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a-ha Hunting High And Low RIAA Platinum Album Award

Regular price $425

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RIAA Gold album award for a-ha's debut album Hunting High And Low, which was released on June 1, 1985. The album was certified Platinum by the RIAA on Mar. 17, 1986 for 1 million copies sold.

"Take On Me" became a global hit for the Norwegian group, hitting #1 on the Billboard Hot 100 chart and "The Sun Always Shines On TV" went to #20. The album rose as high as #15 on the Billboard Top 200 Albums chart and gained significant airplay on radio and particularly on MTV, where the innovative "sketch" style video for "Take On Me" become ultra-popular. The group also was nominated for Best New Artist for the 1986 Grammy Awards.

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Item Highlights:

  • RIAA "flower hologram" Platinum album award with LP and cassette
  • Debut hit album for a-ha containing global hit "Take On Me"
  • In VG to Excellent condition
  • First presentation award from 1986
  • Presentation to music executive Michael Ostin
  • All original components unaltered
  • Award measures approx. 17" x 24"
  • FREE insured shipping to continental U.S.
  • International shipping available

Detailed Item Description: This is a first presentation RIAA Platinum award that would have been manufactured sometime in 1986 when this style of RIAA award was made ("flower RIAA hologram"). That makes this award approx. 33 years old.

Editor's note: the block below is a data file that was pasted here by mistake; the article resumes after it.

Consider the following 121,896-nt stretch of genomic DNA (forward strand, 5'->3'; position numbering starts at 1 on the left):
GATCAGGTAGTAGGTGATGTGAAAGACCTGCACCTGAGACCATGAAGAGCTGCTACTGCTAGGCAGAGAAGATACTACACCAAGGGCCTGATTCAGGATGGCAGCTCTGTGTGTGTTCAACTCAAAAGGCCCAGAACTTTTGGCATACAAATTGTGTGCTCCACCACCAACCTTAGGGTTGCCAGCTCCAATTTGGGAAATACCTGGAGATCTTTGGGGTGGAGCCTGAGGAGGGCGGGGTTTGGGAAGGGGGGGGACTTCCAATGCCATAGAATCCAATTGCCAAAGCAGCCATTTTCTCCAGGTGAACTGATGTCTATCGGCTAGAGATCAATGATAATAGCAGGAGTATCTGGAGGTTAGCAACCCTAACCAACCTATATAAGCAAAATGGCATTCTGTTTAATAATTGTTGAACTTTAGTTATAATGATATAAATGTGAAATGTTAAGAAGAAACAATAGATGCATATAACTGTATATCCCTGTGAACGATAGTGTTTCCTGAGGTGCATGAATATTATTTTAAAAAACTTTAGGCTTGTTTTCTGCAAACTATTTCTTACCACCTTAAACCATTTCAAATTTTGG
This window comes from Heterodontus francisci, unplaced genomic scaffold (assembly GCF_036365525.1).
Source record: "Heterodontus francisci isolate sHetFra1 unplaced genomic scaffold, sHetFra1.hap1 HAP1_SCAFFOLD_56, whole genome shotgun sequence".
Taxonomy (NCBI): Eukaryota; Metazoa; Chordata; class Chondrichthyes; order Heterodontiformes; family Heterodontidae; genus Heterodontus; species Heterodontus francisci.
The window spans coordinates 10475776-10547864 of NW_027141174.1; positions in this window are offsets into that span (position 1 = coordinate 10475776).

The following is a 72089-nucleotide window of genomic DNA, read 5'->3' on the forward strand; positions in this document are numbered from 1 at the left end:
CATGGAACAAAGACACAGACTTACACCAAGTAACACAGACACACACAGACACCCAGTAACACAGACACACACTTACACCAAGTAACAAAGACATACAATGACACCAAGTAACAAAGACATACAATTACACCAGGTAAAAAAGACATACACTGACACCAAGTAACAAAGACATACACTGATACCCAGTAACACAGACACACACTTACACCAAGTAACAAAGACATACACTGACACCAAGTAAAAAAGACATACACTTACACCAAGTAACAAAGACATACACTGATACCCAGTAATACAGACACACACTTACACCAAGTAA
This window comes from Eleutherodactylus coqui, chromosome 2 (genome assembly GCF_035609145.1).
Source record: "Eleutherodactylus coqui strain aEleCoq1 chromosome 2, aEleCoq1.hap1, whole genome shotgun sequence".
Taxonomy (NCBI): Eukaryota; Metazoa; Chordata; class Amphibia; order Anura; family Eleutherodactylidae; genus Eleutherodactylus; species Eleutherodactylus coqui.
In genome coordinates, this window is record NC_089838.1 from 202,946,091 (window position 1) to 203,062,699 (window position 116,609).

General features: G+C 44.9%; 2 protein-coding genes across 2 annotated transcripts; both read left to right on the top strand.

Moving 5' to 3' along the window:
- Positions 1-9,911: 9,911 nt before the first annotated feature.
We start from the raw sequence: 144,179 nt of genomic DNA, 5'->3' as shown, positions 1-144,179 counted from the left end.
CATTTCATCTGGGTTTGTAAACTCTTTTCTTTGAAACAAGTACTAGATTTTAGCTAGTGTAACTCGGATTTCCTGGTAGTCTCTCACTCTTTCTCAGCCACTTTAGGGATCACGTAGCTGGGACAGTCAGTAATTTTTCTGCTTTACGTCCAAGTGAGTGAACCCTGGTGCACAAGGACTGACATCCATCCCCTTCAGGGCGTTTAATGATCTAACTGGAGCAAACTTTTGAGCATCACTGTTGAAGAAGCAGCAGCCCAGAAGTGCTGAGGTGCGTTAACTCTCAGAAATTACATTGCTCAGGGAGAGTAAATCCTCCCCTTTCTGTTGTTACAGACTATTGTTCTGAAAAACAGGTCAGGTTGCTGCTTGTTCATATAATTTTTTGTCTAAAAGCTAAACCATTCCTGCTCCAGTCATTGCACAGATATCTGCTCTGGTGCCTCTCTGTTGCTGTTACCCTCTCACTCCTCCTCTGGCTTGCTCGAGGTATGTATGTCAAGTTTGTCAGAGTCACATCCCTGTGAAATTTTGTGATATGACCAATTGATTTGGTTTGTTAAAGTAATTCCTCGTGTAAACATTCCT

This award appears to be in original condition, i.e. unaltered components including what appears to be an original back. Sticker has fallen off but sticker residue/location is evident (see image). This award is in excellent condition, with only a very, very minor mar or two on the frame and a mark on the plexiglas. 

Interested in knowing more about RIAA awards and what makes them great to add to your collection? Read our article here.

Notes on the condition of all vintage RIAA awards: Please do not buy this item if you want a brand new piece of memorabilia. These are historical artifacts from the year they were produced. As a result they may show signs of wear. Frankly, if you see a 20 to 50-year-old award purported to be in 100% perfect condition, it might be too good to be true. After all, an antique should have "good' wear. If not, you might want to question the piece.

As to where they came from, they could have been displayed in record label offices, recording studios, artist manager's offices, radio stations, private collector's homes and yes, of course, possibly the artist's or songwriter's home. Typically, we don't know all the places they may have been over the years other than what we've stated in the description.

Finally, a word on photos: Our photos are zoomable so you can get a very good look. Do let us know if you want photos of any other details on our pieces and we'll be happy to provide. 

*RIAA sales data source: